Joseph Sabino Mistick: We must find our way back to 'our best'
According to St. Augustine, a nation is a multitude of rational beings united by the common objects of their love.
This is historian Jon Meacham’s favorite definition of what America is supposed to be, but he has had some doubts that we are there anymore. As he described it to NPR, our country has not been this divided since the 1850s, in the run-up to the Civil War.
“Right now, we don’t love enough in common,” he said. “And at our best, we, I think, loved the idea of liberty under law, of an American dream in which that dream became a reality because there was an equality of opportunity, a capacity to move forward and that we were all, more or less, in a large, national undertaking together.”
Meacham’s description of “our best” does not sound like the America we live in today, but every year we have the chance to commemorate those common values while mourning a staggering national loss. There are many things worth remembering about 9/11: the deaths of innocents, the horror of blind hatred, the loss of loved ones and the heroism of first responders and average citizens.
But the annual events marking the attacks also give us a chance to revisit the mood of the nation in the weeks and months after the tragedy, a chance to remember those common objects of our love. In those days, we felt like a nation. We did not lose sight of the differences between us, but our focus was on the national values that can hold us together in spite of those differences.
At a grocery store checkout line in Pittsburgh, just two days after the attacks, there was nothing but sadness in the air, and the usual banter about the weather or the price of milk was replaced with silence. For a few days, people were thinking more and talking less, trying to make some sense of the world, taking time to sort out their feelings.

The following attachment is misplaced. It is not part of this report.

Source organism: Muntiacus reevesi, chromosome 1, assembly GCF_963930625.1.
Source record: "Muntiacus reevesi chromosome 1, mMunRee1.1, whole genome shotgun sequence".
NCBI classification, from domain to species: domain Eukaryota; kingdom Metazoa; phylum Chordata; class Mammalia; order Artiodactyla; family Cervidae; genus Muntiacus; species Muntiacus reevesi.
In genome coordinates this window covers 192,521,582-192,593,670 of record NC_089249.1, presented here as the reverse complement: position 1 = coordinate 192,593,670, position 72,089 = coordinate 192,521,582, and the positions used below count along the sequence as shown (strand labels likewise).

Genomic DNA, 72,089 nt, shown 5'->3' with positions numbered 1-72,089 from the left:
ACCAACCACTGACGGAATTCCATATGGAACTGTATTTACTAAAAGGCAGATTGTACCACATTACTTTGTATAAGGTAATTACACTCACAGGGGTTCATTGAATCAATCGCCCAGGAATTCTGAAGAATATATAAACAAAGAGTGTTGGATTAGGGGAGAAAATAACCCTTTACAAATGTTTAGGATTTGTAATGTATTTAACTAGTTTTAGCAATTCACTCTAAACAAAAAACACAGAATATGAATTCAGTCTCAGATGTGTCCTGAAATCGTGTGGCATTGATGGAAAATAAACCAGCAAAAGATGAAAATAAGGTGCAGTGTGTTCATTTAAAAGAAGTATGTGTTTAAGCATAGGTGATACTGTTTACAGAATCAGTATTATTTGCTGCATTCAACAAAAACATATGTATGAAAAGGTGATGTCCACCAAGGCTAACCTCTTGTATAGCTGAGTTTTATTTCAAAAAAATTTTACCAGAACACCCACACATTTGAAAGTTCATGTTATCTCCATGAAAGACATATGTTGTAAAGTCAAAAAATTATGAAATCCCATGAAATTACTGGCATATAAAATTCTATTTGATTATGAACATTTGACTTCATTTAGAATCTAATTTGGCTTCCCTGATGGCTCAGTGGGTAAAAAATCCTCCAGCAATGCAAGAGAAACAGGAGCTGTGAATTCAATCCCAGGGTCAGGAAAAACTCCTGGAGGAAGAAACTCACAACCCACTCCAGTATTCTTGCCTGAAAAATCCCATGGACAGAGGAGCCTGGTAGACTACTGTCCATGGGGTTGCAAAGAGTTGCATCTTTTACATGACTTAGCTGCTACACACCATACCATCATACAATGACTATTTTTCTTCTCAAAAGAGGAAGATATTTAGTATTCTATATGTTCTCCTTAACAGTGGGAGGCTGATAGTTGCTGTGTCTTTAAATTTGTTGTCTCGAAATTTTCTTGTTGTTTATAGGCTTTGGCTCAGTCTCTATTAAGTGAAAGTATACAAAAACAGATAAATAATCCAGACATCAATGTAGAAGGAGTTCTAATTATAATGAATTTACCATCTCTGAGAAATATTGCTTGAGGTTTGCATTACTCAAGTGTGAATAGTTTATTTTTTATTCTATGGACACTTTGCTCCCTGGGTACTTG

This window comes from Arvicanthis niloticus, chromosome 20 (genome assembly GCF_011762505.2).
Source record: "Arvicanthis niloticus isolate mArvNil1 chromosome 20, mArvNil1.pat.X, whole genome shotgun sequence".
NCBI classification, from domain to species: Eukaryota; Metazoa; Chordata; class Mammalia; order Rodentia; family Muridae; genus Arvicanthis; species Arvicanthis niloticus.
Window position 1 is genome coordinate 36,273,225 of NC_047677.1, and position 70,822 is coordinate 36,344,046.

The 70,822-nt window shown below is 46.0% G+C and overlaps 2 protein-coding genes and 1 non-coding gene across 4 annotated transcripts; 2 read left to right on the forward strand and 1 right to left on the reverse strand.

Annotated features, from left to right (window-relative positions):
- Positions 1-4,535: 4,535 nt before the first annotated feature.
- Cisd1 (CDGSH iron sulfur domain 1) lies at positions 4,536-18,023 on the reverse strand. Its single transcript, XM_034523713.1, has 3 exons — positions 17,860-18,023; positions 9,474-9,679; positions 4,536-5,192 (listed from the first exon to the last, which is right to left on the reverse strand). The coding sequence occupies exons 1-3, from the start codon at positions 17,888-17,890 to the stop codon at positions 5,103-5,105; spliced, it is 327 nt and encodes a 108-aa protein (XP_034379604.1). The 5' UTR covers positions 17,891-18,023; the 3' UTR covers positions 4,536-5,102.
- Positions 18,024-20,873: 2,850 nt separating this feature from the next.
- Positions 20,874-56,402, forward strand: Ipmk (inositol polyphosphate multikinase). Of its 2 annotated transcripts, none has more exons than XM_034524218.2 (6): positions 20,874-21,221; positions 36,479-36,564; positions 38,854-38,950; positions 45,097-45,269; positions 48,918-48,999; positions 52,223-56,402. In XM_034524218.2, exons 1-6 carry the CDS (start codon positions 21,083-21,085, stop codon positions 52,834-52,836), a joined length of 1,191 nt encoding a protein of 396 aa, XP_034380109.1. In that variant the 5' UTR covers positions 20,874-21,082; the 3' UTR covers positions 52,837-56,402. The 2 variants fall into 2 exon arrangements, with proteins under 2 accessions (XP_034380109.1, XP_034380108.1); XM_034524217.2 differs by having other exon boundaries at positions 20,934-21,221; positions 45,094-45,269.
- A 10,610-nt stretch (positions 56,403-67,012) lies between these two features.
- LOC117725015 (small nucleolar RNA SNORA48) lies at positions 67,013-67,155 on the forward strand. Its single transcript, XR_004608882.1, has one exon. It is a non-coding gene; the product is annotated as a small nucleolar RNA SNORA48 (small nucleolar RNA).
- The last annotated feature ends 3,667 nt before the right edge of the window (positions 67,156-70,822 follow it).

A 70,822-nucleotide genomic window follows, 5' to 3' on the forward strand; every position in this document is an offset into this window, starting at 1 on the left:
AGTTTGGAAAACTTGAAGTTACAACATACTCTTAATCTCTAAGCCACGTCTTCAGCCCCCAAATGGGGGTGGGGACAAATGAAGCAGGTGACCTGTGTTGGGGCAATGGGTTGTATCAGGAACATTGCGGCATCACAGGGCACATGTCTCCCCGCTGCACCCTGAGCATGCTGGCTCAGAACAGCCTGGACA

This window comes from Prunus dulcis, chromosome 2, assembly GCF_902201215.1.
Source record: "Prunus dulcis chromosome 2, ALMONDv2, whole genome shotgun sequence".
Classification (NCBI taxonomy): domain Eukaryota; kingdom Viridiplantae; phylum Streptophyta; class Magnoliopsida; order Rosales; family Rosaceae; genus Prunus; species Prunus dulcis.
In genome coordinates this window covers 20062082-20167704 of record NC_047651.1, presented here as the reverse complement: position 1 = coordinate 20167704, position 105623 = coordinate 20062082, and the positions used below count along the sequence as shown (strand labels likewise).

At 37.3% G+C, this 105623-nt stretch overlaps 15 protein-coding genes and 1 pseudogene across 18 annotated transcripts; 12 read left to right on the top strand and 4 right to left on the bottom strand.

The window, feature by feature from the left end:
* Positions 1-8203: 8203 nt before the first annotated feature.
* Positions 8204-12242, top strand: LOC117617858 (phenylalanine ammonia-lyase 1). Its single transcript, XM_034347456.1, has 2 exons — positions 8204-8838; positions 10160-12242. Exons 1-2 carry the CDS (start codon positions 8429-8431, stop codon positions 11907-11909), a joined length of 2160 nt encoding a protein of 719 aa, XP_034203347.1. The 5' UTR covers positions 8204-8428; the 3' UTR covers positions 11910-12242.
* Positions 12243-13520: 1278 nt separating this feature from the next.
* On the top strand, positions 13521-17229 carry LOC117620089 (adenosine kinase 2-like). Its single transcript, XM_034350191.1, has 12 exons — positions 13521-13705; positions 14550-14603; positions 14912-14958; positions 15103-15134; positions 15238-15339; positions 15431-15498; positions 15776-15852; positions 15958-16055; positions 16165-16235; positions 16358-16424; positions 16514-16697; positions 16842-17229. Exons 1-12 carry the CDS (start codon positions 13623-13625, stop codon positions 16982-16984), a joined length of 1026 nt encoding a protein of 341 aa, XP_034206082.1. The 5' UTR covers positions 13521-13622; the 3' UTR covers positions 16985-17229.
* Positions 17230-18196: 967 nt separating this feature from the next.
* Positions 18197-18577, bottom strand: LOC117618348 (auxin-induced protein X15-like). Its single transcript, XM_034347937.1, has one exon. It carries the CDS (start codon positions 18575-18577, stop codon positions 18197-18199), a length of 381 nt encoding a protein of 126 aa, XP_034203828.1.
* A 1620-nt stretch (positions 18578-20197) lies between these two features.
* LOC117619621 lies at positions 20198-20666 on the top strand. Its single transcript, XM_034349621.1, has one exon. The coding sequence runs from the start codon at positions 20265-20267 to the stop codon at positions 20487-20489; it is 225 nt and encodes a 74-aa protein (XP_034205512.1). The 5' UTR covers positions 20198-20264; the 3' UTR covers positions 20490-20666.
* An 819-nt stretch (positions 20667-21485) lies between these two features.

The customer and the clerk had little in common. They were from different neighborhoods, different races and different economic circumstances, and they were lost in their own thoughts. At the end, though, they caught each other’s eyes, and the clerk said softly, “We have to start being nicer to each other.”
And we were nicer to each other for a while. In New York City, for months after the attacks, firefighters were cheered everywhere, police officers were hugged on the streets and even politicians were praised for their leadership. In good ways and bad, we were changed forever, suddenly aware of a national undertaking that overrode our differences without eliminating them.
But what happened next is ugly. By dividing us, some politicians know that they can gain just enough of an edge. They play to irrational fears, making immigrants the enemy in a land of immigrants. They mock the less fortunate, as if happenstance somehow makes them less worthy. All the while, they reward the rich on the backs of poor.
We shared something worth holding onto after 9/11. And we lost it. We must find it again.
Joseph Sabino Mistick is a Pittsburgh lawyer. Reach him at email@example.com.